DC Fashion Week: Final NightEmbassy of France By Ansley Brown
The finale to D.C Fashion Week took place on Feb. 21 at the Embassy of France and showcased designers from the around the world-some new and some from two days ago. Unlike events earlier in the week, the finale captured the essence of what a fashion week should be: Glamorous people, cocktail attire, and a runway with proper lighting.
- Cameron Gray
Destiny’s Creations and Designs
What We Liked: Two designers stood out immensely within the sea of fashion fish. The Saman Zar collection captured Pakistani woman’s wear which used traditional silks and beaded details to showcase the under appreciated textile industry in East Asia. Ruby color and floral designs were often shown on tunics and casual loose fitting pants. The collection also showcased traditional Pakistani garments that are rarely seen in the western world. This included brightly colored traditional sari’s and intricately beaded mid-drift tops with matching satin pants.
Corjor International House of Couture also brought a very unique twist to the runway. All models were dressed as glamorous woodland animals that could rival the National Zoo any day of the week. It was impressing to witness the transformation of outdoor beauty paired with formal wear to create a unique twist that actually worked in the designers favor. One model strutted, or should I say pranced down the runway, in a full length beaded dress paired with an ostrich feather shoulder scarf. There was also a very well crafted sand colored leopard jacket paired with a hat constructed completely of twigs and branches. The Earth Mother look brought a new feel to the French Embassy and definitely stood out amongst the other designers of the evening.
What We Did Not Like: Unfortunately, as the old saying goes, you might have to take one step back to take two steps forward. As the women in the audience adjusted their skirts and sipped on wine from the mini bar, the first step backwards was announced. Designer TATA, showcased her collection for the second time that week and unfortunately did not improve at all from her last showcase. More black leggings created from a very odd fabric and more shredded black dresses. Miss D.C was in yet another ill-fitted wedding dress which she looked displeased to be in. Ean Williams, Executive Director of D.C Fashion Week, commentated throughout the entire show, which could only be compared to the theatrics at a Bronner Bros. Hair Show in Atlanta. His need to talk throughout the show took value away from it, and put unnecessary emphasis on a man who would have been better off behind the scenes doing what an executive director should be doing-ensuring that the prop balloons, which floated to the ceiling, did not pop all throughout the show. But unfortunately, the prop balloons did pop all throughout the show and delicately landed on the models heads and shoulders as they walked the runway. Mr. Williams pressed on unfazed.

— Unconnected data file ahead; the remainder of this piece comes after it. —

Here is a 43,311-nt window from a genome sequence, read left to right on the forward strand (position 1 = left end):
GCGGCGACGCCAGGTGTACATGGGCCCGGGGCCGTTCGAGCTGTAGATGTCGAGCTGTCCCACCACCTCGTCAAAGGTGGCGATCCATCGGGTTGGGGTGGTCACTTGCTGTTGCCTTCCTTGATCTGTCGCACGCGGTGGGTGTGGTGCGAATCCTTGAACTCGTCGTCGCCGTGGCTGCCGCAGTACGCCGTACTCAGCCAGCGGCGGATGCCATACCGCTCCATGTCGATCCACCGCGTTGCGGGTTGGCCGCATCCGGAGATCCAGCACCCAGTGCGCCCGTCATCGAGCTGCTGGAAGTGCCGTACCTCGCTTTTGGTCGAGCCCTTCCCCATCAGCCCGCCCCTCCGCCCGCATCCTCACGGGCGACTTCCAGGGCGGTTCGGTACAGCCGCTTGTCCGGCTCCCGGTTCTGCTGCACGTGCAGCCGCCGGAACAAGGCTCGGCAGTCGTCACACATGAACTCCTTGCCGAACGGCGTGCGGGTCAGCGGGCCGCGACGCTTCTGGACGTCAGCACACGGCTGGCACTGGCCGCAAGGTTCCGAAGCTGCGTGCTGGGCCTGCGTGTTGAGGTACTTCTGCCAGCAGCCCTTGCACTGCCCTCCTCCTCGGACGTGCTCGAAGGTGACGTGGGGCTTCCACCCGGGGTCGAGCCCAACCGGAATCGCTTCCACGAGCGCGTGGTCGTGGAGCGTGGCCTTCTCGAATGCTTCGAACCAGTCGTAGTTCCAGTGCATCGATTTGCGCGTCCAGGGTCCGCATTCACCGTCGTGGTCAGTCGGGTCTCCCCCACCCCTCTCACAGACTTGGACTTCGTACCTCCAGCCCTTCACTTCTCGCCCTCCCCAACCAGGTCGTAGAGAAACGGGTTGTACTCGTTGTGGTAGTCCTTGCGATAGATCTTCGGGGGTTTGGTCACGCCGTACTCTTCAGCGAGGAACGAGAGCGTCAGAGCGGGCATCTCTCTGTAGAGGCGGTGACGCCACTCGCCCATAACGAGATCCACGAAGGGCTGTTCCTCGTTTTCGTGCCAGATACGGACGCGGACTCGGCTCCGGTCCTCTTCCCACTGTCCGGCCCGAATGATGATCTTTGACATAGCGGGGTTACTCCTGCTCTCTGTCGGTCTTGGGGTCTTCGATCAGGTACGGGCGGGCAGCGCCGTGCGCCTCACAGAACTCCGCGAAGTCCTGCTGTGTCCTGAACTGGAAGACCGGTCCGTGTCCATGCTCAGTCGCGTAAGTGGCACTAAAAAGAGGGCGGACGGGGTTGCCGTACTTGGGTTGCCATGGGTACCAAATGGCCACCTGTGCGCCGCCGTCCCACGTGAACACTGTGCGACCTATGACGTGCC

Final Thought: There is boastfulness when referencing D.C fashion Week. It is noted as being one of the fastest growing international fashion shows in the world. Although the speed of that growth can be debated until the first hint of Spring arises, a couple issues need to change if D.C Fashion Week ever wants to witness top buyers from Bergdorf Goodman, Neiman Marcus or Saks, at their shows. First, it is necessary for the production staff to put on fashion shows that would make the Linda Fargo want to come. No more events in hourly rented conference rooms in hotels. No more designers that do not have websites for their collections, which many of them do not. No more commentating and miscellaneous trivia from the executive producer. No more popping balloons during the show, and absolutely no more Miss. America contestants in ill-fitting wedding dresses. We look forward to seeing the updated improvements in the Fall.